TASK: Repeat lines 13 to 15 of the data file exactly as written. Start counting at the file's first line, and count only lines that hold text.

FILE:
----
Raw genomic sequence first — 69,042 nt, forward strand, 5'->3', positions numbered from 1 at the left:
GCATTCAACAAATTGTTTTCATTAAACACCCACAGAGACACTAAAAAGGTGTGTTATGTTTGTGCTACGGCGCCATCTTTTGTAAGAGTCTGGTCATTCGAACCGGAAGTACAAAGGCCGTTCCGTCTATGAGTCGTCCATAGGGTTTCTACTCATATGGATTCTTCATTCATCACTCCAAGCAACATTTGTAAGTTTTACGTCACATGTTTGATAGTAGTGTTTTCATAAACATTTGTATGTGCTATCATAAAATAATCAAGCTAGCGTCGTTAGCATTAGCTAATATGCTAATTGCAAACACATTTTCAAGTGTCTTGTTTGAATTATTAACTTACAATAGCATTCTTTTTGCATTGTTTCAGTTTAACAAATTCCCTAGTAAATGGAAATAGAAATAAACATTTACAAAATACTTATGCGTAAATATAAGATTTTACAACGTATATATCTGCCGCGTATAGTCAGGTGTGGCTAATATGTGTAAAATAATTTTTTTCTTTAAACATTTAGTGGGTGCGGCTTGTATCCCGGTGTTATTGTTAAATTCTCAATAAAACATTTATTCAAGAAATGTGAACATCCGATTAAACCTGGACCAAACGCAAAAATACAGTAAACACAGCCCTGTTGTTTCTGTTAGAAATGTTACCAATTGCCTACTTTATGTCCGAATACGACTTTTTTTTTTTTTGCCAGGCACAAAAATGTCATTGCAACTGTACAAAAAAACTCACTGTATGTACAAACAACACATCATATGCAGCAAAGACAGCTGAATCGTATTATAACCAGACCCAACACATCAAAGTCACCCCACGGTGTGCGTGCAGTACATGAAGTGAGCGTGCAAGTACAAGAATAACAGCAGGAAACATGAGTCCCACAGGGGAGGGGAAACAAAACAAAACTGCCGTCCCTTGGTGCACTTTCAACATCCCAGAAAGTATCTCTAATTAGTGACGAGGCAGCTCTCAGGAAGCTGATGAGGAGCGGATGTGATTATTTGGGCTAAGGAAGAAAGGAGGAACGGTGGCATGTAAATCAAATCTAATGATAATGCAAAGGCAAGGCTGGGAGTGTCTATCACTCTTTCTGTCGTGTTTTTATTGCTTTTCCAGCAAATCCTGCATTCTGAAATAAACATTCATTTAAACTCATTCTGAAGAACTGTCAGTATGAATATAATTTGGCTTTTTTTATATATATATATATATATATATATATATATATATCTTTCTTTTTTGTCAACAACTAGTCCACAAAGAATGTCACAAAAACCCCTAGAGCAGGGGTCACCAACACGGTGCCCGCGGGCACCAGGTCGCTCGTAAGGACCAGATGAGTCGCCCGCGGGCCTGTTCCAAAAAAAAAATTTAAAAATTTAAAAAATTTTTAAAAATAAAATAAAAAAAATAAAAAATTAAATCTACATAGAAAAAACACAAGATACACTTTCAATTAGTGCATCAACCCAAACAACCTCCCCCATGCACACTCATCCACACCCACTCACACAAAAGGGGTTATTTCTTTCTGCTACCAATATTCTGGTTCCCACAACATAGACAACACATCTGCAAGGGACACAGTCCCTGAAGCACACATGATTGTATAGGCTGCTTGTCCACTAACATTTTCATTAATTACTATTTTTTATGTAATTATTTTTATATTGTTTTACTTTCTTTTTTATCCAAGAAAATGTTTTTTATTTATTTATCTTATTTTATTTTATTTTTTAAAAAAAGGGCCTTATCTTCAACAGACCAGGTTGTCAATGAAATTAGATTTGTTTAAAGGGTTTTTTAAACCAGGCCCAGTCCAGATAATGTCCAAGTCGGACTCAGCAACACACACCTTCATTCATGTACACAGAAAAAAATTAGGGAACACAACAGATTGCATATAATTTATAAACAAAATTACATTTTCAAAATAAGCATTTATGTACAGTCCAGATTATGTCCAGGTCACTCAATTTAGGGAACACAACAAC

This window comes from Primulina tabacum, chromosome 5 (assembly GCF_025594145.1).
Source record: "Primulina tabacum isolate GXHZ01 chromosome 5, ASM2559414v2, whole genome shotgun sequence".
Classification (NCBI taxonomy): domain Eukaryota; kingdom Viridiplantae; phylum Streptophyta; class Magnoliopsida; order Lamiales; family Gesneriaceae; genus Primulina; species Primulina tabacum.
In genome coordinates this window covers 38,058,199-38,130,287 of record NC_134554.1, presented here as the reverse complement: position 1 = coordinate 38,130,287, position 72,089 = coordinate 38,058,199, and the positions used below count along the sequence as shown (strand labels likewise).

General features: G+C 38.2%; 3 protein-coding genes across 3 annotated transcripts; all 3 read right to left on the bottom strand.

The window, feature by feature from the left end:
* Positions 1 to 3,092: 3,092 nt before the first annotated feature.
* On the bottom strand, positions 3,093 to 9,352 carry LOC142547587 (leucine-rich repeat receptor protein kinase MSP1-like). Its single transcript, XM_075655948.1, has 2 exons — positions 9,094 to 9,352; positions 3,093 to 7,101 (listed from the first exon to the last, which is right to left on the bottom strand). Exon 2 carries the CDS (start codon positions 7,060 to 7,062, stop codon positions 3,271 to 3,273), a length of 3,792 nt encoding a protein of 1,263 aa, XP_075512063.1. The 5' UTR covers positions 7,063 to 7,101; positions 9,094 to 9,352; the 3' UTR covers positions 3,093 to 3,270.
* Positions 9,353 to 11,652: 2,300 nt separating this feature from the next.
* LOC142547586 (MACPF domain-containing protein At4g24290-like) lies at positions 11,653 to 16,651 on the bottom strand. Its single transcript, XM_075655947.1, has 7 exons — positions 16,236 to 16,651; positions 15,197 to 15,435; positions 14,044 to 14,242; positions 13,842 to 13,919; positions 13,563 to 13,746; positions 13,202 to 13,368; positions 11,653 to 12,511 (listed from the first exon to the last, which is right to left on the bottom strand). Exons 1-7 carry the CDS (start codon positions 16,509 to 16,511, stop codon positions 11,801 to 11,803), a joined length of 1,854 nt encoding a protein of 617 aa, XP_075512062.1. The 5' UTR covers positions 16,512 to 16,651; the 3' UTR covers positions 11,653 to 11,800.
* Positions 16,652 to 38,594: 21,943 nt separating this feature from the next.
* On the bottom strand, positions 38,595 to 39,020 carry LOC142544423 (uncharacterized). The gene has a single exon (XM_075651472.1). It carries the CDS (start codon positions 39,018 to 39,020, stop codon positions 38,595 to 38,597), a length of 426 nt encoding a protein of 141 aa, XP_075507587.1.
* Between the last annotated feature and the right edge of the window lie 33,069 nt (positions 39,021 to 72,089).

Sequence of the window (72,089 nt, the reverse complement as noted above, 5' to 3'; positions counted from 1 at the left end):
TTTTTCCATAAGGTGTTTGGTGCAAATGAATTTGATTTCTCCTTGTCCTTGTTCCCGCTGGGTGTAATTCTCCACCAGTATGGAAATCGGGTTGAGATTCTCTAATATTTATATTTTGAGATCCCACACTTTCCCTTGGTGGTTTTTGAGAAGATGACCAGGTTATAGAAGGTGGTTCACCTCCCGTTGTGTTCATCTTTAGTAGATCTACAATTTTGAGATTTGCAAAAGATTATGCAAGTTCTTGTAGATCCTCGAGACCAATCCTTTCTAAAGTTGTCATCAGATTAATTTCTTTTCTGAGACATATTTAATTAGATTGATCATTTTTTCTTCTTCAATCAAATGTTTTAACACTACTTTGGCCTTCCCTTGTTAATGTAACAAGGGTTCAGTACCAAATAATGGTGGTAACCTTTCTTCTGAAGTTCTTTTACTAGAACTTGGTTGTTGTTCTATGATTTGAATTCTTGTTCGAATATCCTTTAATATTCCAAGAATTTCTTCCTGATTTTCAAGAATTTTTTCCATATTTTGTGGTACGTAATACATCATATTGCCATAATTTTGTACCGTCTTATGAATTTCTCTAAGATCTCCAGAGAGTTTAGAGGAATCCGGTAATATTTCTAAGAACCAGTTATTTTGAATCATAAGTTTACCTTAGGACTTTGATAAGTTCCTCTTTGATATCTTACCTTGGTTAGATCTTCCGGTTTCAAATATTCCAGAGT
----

* Positions 16,652 to 38,594: 21,943 nt separating this feature from the next.
* On the bottom strand, positions 38,595 to 39,020 carry LOC142544423 (uncharacterized). The gene has a single exon (XM_075651472.1). It carries the CDS (start codon positions 39,018 to 39,020, stop codon positions 38,595 to 38,597), a length of 426 nt encoding a protein of 141 aa, XP_075507587.1.
* Between the last annotated feature and the right edge of the window lie 33,069 nt (positions 39,021 to 72,089).